Politics as Unusual: Boston shouldn’t hook big Fish for mayor

When Boston Mayor Tom Menino gave his post-hospitalization “Heigh-Ho” and State of the City address at Faneuil Hall this January, you’d have needed a pair of those cartoon-sized shears that he cuts grand-opening ribbons with to slice through the tension and uncertainty. Those who wished that his ailments would permanently sideline Menino clenched their jaws and smiled unconvincingly; longtime supporters watched closely, with care and curiosity, to gauge whether their guy had enough steam for a sixth slog. Even for the world of local politics, which more often than not resembles a scene out of “Mean Girls,” it was an intensely passive-aggressive occasion.

The mayor’s historic announcement of his imminent departure yesterday, also at Faneuil Hall, had another flavor altogether. Everyone seemed truly happy. City workers and Menino’s other diehard fans—the lot of whom hate to see him leave—were comforted in how the 70-year-old will now have more time for his family, the immediate members of which joined him at the podium and were heartily applauded by their patriarch and the packed crowd alike. As for the aspiring mayors on hand—from those perceived to those who have already pulled papers—they grinned like children on their way to an amusement park.

With the floodgates open and political pandemonium in full swing, there will be no end to the rumors, buzz, and speculation about who’s running between now and the application deadline in May. The guessing game began long before last week, and kicked into overdrive yesterday, as the hungry likes of state Rep. Martin Walsh and City Councilors Tito Jackson and Felix G. Arroyo mingled with a Who’s Who of City Hall and Beacon Hill bigwigs. Councilor-At-Large John Connolly, who threw his gala campaign kickoff a week earlier, was also jockeying for pole position, sitting just feet away from the rostrum with his head held high.

In the shadow of those capable contenders, however, may be a well-endowed elephant in the room. Word around the country club is that more than one tycoon has mayoral ambitions, plus enough money and connections to throw a wrench in meritocratic Hub politics-as-usual. Boston Globe columnist Lawrence Harmon floated some heavy prospects in an op-ed last November; namely, former CEO of John Hancock Financial Services David D’Alessandro, and Suffolk Construction CEO John Fish. In anticipating a so-called “Bloomberg candidate,” however, Harmon failed to mention one critical thing—that handing the master keys of any city to a mega-baron is like giving a degenerate drug addict carte blanche at a pharmacy.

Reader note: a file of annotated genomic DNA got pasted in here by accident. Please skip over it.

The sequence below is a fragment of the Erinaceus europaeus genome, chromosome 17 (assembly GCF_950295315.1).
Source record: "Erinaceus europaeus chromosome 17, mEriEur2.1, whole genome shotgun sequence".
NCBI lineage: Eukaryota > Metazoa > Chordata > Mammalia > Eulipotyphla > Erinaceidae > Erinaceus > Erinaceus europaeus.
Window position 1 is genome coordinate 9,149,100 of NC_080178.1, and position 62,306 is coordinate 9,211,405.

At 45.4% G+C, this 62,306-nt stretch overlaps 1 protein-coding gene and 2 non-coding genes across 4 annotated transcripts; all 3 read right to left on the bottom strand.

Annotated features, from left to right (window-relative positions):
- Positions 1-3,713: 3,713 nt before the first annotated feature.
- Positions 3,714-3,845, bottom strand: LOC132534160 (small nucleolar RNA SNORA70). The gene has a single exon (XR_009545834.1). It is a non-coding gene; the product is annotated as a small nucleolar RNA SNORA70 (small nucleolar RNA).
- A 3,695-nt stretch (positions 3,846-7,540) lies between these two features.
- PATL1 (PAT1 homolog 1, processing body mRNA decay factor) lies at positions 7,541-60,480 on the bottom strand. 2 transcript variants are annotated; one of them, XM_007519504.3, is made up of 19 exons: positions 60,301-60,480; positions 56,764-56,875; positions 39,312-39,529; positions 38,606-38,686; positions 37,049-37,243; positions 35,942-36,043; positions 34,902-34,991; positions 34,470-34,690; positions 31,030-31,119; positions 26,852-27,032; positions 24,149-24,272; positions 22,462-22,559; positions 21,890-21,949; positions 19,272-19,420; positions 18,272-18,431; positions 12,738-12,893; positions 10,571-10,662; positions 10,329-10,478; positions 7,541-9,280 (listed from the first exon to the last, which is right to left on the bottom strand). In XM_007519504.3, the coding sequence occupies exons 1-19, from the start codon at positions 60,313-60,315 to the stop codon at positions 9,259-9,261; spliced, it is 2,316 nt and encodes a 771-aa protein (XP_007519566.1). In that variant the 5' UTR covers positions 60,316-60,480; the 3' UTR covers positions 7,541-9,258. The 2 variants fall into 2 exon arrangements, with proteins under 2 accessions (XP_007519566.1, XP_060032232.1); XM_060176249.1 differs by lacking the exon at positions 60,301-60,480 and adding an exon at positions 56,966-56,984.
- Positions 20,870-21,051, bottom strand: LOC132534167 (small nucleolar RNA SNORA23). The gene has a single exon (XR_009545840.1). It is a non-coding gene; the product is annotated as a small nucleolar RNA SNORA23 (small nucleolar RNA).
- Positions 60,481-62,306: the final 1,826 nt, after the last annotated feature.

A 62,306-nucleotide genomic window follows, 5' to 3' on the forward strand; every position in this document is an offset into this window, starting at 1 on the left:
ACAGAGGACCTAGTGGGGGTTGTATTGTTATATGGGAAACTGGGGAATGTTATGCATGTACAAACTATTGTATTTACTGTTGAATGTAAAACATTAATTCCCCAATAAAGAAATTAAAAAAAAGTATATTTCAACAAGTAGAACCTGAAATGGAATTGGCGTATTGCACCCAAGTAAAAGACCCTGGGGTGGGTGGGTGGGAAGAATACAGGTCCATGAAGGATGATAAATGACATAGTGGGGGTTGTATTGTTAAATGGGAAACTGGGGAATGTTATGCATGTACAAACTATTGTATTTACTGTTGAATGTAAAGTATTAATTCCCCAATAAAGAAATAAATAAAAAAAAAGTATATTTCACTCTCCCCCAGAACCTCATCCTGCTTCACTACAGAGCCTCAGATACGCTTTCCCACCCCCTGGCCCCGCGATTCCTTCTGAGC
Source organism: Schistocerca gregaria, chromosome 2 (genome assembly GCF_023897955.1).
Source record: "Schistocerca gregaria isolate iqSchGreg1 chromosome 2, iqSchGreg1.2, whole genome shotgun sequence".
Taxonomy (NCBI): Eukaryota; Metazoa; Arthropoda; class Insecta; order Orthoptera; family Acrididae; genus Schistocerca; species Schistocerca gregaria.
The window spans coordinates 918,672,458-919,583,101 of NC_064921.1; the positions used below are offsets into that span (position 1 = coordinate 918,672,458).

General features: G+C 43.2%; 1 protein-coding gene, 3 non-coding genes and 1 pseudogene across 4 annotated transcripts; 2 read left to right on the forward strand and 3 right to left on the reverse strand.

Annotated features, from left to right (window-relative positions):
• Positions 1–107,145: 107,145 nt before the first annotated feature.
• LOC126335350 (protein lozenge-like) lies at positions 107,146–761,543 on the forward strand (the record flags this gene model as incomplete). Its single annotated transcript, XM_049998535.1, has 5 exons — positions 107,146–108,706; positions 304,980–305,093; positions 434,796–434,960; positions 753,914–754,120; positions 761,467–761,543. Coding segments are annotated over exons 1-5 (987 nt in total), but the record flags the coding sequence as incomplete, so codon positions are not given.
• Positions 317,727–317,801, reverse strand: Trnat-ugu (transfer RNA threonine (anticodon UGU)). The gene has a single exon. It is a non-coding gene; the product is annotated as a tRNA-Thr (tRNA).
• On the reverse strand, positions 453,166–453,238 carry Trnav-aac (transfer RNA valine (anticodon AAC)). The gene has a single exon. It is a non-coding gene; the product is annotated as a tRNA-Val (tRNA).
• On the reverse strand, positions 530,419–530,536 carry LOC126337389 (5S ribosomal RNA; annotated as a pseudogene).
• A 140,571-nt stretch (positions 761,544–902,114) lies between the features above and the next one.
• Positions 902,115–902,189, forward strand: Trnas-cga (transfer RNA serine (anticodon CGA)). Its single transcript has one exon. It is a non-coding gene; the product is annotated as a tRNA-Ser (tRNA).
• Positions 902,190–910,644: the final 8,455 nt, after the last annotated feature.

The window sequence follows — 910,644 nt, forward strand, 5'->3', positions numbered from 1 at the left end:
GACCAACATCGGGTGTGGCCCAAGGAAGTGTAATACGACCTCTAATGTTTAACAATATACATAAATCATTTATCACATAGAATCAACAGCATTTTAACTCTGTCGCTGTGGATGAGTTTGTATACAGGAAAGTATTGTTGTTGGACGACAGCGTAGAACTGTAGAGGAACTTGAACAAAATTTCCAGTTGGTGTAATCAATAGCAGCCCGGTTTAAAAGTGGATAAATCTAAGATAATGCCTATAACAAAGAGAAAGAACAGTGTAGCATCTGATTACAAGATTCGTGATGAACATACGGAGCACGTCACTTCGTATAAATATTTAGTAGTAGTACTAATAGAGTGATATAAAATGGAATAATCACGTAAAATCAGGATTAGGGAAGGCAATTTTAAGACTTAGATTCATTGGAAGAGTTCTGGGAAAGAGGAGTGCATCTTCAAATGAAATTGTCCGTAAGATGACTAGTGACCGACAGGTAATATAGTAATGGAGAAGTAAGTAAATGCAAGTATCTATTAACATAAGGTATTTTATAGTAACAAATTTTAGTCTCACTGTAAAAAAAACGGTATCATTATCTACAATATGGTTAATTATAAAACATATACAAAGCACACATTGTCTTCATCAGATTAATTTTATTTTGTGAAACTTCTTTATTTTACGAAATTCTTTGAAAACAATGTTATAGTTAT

It’s anybody’s guess right now as to what kind of leader Boston voters want, or at least think they want at this pivotal moment. But what they certainly don’t need is to cut the middleman out of the already laughable process by which behemoths like Suffolk score government service contracts. Fish, while heroically philanthropic and probably a fine man by many measures, already has a lion’s share of public construction jobs; Suffolk, for example, is currently building the $300 million, 1.2-million-square-foot parking garage and rental car facility at Logan Airport. Nationally, they’ve secured more than 100 federal contracts worth more than $150 million in the past four years —many with the Department of Defense.

Neither over-educated Commonwealth residents, nor our region’s relatively competent media, are above propping a filthy rich egomaniac for office. Just four years ago, Bain Capital alum and Boston Celtics co-owner Steve Pagliuca bought himself a podium on the U.S. Senate debate stage, and was for some reason not laughed out of the state for suggesting that owning a basketball team is a relevant prerequisite for Congress. This is insane.

Our next mayor should be a cautious friend of big business, not the ultimate embodiment of it. Likewise, Menino’s successor should divest municipal monies from bailout banks and evil lenders—an unlikely move for a fat cat like D’Alessandro, who notoriously banked millions while John Hancock’s profits slid in the early 2000s.

This city’s had a sometimes sordid, but more or less reliable and healthy love affair with Menino—the notably blue-collar “urban mechanic”—for two decades. As such, the race to follow him is already numbingly exciting, like being single after ending a long relationship. Of course, that’s all the more reason to think hard before jumping into bed with the first stud who shows up with a bundle full of cash and promises.

Chris Faraone is a former Boston Phoenix reporter and author of “99 Nights with the 99 Percent” and the upcoming “I Killed Breitbart.” He lives in Jamaica Plain.

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